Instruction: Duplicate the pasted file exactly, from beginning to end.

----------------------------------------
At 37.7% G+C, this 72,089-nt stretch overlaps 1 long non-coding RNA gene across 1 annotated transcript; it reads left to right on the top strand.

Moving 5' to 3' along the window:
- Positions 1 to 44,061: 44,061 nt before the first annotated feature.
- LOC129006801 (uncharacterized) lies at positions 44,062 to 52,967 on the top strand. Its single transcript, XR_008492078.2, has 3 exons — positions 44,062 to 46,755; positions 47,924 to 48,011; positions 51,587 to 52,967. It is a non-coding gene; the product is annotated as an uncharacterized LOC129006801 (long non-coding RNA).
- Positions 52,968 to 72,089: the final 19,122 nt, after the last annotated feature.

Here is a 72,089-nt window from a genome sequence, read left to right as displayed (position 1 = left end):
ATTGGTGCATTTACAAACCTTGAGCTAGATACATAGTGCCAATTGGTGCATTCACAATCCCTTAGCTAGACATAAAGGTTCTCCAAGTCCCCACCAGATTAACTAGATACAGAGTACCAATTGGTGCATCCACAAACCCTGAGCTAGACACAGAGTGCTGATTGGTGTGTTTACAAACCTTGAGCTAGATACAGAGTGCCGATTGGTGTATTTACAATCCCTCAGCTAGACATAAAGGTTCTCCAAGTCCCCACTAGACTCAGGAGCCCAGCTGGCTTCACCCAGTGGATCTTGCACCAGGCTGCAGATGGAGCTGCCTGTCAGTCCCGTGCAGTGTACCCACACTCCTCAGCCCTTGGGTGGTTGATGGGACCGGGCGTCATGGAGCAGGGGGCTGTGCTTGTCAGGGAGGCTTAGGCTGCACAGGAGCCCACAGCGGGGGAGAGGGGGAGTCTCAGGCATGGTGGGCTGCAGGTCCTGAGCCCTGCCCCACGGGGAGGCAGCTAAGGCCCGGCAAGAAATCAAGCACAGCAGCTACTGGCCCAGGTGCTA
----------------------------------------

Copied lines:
At 37.7% G+C, this 72,089-nt stretch overlaps 1 long non-coding RNA gene across 1 annotated transcript; it reads left to right on the top strand.

Moving 5' to 3' along the window:
- Positions 1 to 44,061: 44,061 nt before the first annotated feature.
- LOC129006801 (uncharacterized) lies at positions 44,062 to 52,967 on the top strand. Its single transcript, XR_008492078.2, has 3 exons — positions 44,062 to 46,755; positions 47,924 to 48,011; positions 51,587 to 52,967. It is a non-coding gene; the product is annotated as an uncharacterized LOC129006801 (long non-coding RNA).
- Positions 52,968 to 72,089: the final 19,122 nt, after the last annotated feature.

Here is a 72,089-nt window from a genome sequence, read left to right as displayed (position 1 = left end):
ATTGGTGCATTTACAAACCTTGAGCTAGATACATAGTGCCAATTGGTGCATTCACAATCCCTTAGCTAGACATAAAGGTTCTCCAAGTCCCCACCAGATTAACTAGATACAGAGTACCAATTGGTGCATCCACAAACCCTGAGCTAGACACAGAGTGCTGATTGGTGTGTTTACAAACCTTGAGCTAGATACAGAGTGCCGATTGGTGTATTTACAATCCCTCAGCTAGACATAAAGGTTCTCCAAGTCCCCACTAGACTCAGGAGCCCAGCTGGCTTCACCCAGTGGATCTTGCACCAGGCTGCAGATGGAGCTGCCTGTCAGTCCCGTGCAGTGTACCCACACTCCTCAGCCCTTGGGTGGTTGATGGGACCGGGCGTCATGGAGCAGGGGGCTGTGCTTGTCAGGGAGGCTTAGGCTGCACAGGAGCCCACAGCGGGGGAGAGGGGGAGTCTCAGGCATGGTGGGCTGCAGGTCCTGAGCCCTGCCCCACGGGGAGGCAGCTAAGGCCCGGCAAGAAATCAAGCACAGCAGCTACTGGCCCAGGTGCTA